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How an ethnic minority shaped the Middle East
If Syria is a testing ground for the larger struggle of the American-led order in the Middle East against the Iranian-led resistance bloc, it’s also an example of the importance of the Kurds. An ethnic community with almost 30 million people spread across the Middle East—most densely in Turkey, Iran, Iraq, and Syria—the Kurds have become a major player in this larger struggle, with regional powers, like Turkey, Iran and Syrian president Bashar al-Assad, courting various Kurdish parties and figures in order to advance their own interests.
Tony Badran, a fellow at the Foundation for Defense of Democracies whose research and writings on the Syrian civil war over the last 18 months has proven invaluable, sees the Kurdish issue as more than just simply a subset of the Syrian conflict, but rather as a significant transitional factor that will affect U.S. allies and interests. Recently, I spoke with Badran about Kurdish issues, especially as they touch on Iraq, Turkey, Iran, and Syria.
TWS: Some people are speaking of a Kurdish Spring, analogous to the Arab Spring. Is there any comparison?
TONY BADRAN: Not really. Perhaps the most significant development for the Kurds throughout the region is taking place in Iraq, independent of the Arab Spring. Relations between the Kurdistan Regional Government and the government of Iraq, headed by Prime Minister Nouri al-Maliki have been tense. Among other things, Iraq’s Kurdish president, Massoud Barzani, and Maliki have been at loggerheads over the Tariq Hashemi affair. When the Maliki government accused the Iraqi vice president of orchestrating attacks against Shiite targets, Hashemi found refuge in Iraq Kurdistan, where Barzani refused to hand him over to Baghdad. Hashemi then moved to Turkey, which granted him residence, ignoring Baghdad's arrest warrant and exacerbating Ankara's tensions with the Maliki government.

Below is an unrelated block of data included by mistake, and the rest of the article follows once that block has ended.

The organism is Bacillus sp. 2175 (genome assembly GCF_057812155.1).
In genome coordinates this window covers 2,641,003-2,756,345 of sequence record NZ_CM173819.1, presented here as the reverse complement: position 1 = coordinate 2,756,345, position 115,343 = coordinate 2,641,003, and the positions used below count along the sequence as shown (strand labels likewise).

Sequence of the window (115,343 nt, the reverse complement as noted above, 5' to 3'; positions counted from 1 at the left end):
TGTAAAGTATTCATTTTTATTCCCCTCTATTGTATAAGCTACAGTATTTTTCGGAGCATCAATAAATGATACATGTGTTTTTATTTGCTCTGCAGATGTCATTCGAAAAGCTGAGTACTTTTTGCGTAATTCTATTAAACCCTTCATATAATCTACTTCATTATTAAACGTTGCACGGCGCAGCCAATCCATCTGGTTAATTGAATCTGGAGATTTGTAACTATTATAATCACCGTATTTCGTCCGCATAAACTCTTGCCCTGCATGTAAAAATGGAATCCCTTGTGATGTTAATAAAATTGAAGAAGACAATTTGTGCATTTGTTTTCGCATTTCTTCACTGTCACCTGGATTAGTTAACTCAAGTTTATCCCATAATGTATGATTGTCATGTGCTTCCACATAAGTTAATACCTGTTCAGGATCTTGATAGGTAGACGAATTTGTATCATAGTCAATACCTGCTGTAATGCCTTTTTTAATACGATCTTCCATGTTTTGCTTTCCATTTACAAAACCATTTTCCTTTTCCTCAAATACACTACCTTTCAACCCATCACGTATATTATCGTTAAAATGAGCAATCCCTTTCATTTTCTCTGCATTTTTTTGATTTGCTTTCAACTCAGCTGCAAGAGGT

In contrast, Turkey moved ever closer to Barzani. The Kurdish president visited Turkey in April, where he also met with Hashemi. In exchange, last month, Turkish foreign minister Ahmet Davutoglu visited Erbil, then made a historic visit to Kirkuk, drawing the ire of the Maliki government.
Tensions between the KRG and Baghdad were further aggravated when the Kurds signed oil contracts with foreign companies, including ExxonMobil, Total, and Chevron. These deals gave Barzani a powerful tool to assert independence vis-à-vis Baghdad down the road. But for the time being, the KRG does not yet have the capacity to export its oil independently. This is where Turkey becomes vital as a gateway for exporting Kurdish oil and circumventing Baghdad. This Turkish-KRG alliance serves both parties on a number of levels.